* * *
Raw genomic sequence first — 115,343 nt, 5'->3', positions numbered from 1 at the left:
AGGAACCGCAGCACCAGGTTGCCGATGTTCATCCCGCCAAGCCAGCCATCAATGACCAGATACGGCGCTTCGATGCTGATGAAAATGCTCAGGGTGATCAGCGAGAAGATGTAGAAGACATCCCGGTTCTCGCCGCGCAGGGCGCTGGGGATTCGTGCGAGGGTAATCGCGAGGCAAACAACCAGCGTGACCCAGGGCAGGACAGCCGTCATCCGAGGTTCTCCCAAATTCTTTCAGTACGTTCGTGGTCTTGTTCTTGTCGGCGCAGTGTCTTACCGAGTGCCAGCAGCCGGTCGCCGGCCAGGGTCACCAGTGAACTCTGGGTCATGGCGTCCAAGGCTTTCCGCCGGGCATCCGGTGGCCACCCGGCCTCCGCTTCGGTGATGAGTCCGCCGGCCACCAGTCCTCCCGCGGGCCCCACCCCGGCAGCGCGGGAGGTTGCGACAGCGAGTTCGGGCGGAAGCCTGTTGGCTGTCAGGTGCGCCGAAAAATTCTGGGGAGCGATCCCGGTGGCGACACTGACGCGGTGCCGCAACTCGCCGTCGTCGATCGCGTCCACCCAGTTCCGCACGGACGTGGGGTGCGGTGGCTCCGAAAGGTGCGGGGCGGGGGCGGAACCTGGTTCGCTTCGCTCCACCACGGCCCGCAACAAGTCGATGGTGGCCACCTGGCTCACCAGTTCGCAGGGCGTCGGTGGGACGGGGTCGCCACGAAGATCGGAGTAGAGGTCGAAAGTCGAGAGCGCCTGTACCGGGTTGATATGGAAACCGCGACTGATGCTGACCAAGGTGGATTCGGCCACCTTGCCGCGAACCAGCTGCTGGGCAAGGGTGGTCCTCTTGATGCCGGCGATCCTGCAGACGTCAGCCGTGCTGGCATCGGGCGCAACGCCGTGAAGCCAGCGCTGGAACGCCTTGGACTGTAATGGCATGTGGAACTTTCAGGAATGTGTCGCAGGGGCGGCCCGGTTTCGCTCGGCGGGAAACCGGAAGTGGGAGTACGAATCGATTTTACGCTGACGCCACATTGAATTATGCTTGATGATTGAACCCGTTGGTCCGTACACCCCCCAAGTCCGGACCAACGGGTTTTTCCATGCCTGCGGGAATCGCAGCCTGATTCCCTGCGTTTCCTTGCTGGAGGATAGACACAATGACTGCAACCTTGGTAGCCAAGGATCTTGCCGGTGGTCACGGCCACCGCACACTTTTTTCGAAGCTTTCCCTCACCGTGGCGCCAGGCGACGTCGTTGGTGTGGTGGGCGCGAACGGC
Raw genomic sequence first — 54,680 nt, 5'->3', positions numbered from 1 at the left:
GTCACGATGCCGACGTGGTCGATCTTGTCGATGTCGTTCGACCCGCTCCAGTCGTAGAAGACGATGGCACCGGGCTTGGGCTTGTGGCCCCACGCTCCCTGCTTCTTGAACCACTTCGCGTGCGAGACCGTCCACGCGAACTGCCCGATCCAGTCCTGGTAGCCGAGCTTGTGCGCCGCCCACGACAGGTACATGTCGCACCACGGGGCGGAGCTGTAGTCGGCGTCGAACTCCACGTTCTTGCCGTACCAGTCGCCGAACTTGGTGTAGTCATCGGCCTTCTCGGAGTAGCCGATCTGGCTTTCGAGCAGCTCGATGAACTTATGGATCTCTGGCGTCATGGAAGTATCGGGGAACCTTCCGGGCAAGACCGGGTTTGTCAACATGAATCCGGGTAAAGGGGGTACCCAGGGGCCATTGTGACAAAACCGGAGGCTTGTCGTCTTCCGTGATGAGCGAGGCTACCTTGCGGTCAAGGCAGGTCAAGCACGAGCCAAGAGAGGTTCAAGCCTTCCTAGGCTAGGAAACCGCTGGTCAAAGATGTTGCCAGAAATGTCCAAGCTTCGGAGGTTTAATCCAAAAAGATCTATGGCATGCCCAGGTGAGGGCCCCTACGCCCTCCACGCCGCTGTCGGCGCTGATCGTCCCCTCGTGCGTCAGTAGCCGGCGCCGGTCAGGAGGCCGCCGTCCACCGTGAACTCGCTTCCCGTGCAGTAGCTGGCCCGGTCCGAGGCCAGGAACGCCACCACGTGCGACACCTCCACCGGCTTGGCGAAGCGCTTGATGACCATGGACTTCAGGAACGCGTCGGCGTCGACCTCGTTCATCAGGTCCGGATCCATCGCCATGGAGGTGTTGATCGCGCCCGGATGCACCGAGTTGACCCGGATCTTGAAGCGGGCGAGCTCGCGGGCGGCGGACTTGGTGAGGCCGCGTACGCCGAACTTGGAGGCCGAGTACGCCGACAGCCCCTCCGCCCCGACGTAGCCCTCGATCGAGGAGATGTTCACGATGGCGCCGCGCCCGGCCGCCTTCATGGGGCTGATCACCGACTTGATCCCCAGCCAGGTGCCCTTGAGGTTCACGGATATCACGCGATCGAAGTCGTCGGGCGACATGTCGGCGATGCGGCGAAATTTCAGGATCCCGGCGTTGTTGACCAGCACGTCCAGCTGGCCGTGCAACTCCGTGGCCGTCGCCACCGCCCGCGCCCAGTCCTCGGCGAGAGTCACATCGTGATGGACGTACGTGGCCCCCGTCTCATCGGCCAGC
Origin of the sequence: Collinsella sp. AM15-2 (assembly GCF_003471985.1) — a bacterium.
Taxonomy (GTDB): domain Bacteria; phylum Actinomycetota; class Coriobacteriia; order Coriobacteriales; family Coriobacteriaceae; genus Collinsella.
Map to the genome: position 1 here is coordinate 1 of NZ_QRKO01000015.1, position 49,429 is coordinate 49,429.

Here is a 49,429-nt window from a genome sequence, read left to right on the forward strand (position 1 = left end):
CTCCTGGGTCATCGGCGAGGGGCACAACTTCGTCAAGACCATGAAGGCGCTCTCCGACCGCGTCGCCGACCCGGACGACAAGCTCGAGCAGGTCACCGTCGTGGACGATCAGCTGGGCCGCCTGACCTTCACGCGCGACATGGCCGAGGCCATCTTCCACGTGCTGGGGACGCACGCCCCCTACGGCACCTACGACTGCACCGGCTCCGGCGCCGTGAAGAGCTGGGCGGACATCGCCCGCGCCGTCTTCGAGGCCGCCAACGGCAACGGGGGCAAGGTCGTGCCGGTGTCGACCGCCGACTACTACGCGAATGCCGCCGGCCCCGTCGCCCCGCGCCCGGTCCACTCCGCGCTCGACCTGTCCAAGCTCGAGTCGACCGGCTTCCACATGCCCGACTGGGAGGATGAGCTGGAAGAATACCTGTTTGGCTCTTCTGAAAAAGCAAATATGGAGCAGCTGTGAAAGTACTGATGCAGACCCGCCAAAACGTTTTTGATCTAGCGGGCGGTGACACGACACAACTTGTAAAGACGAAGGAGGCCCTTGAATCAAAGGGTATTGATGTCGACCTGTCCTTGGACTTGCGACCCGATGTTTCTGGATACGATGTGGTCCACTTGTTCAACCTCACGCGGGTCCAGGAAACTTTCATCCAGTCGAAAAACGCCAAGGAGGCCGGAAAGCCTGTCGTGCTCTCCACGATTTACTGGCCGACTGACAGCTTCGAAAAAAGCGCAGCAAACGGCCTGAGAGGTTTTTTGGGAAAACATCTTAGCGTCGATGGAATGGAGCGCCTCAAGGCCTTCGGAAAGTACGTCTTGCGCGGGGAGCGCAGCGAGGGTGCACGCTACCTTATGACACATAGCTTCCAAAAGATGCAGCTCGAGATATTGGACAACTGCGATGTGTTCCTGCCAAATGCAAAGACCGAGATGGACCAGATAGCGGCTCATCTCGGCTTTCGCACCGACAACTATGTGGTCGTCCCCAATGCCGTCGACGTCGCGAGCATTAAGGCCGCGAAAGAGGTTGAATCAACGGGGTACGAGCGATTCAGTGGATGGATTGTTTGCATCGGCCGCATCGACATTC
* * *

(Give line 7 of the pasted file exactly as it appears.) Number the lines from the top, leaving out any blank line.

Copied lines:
Map to the genome: position 1 here is coordinate 1 of NZ_QRKO01000015.1, position 49,429 is coordinate 49,429.